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diyMM_lightLights.jpg

I recently put together a small video studio in the guest bedroom (not sure how the in-laws will feel about this) and wanted to design a high-quality, low-budget lighting setup. I wanted a bright, diffuse key light (that’s the primary light off to one side and slightly higher than your head to illuminate the subject) and a slightly less bright, lower-angle fill light. Here’s what I came up with for a little under $200:

  • Two 500W halogen work lights: ~$15 each from the hardware store (get some extra bulbs too while you’re at it).
  • Two cheap-o lighting stands: ~$50 each from Filmtools You could choose to skip this and buy worklights that come with a stand, too. I like the flexibility of being able to eventually upgrade my lights and keep the stands.
  • Two 20lb. sandbags (lighting stands don’t have a wide enough base to be stable without added weight).
  • Diffusion paper. Don’t use paper or cloth, these lights are hot! It’s worth the $6 to avoid setting your studio on fire. I’m shooting light through the diffusion filter for my key light. For the fill light, I’ve pointed the light at the wall and am bouncing the light to make it more diffuse and less bright.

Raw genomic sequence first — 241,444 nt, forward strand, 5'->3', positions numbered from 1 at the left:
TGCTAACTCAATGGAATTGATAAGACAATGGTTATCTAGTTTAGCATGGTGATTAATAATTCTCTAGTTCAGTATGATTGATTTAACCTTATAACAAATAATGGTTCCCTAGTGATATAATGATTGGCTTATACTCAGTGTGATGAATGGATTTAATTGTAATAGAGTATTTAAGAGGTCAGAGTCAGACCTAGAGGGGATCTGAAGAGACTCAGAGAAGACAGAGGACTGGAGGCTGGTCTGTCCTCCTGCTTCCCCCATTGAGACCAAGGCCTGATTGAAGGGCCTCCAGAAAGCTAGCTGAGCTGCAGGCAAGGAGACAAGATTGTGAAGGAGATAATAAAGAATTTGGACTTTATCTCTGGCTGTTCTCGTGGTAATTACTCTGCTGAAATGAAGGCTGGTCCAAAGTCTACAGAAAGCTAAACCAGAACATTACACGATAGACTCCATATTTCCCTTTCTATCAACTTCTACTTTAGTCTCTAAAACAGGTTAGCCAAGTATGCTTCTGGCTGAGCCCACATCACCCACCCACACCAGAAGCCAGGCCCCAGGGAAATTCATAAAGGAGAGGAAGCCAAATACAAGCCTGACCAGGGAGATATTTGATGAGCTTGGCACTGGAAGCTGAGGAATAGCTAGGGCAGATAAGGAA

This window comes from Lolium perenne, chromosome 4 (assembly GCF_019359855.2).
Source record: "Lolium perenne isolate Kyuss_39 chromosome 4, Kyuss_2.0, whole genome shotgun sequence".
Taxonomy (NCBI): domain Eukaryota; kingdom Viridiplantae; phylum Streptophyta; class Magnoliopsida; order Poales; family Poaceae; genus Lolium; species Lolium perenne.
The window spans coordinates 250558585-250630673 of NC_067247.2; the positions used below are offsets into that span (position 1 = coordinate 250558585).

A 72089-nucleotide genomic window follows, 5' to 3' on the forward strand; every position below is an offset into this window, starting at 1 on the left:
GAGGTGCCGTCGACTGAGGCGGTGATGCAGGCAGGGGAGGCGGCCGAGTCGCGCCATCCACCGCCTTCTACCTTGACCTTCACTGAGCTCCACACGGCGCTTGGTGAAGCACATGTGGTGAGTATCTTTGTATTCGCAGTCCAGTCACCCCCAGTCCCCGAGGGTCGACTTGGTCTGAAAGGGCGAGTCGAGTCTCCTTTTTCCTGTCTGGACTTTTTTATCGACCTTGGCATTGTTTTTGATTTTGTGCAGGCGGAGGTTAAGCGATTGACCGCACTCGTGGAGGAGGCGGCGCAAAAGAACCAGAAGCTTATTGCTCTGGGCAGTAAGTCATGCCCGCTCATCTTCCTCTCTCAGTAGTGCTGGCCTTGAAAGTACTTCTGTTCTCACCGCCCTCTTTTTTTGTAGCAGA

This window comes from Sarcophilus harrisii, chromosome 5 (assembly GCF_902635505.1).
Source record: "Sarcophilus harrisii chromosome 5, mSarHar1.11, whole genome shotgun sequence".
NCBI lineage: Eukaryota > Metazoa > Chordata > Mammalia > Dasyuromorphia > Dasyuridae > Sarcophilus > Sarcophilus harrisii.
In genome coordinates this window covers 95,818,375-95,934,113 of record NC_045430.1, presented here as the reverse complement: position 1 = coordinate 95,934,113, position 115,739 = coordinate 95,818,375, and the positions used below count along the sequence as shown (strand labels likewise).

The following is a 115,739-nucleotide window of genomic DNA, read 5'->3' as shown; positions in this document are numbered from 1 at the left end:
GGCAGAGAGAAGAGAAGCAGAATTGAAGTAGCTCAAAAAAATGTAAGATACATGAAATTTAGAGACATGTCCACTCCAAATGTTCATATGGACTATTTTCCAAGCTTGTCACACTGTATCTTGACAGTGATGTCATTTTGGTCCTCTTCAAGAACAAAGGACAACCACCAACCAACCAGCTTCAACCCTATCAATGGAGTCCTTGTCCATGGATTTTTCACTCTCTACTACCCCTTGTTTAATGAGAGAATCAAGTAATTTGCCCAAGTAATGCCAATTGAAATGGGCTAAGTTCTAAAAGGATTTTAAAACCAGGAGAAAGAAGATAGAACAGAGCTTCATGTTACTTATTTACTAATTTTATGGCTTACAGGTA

• Some sturdy spring clamps to clip filters to the light stand and handle – avoid clipping to the hottest parts of the light.

diyMM_lightFilter.jpg

The halogen light is pretty white, which is nice, although you should still do a manual white balance when taping. I mounted each light on its stand by slipping the light’s bracket over the neck of the stand. This could be much sturdier than it currently is.

The cost of replacement bulbs is much less than “real” video lights. No, they don’t have barn doors and other controls of a professional light, but that’s probably a hack for another day. So far, I’m pretty happy with the results.

John Edgar Park

John Edgar Park likes to make things and tell people about it. He works in CG animation at DisneyToon Studios and writes for Make, Boing Boing, and other places online and in print. You can find him at jpixl.net and twitter @johnedgarpark — if you like that sort of thing.


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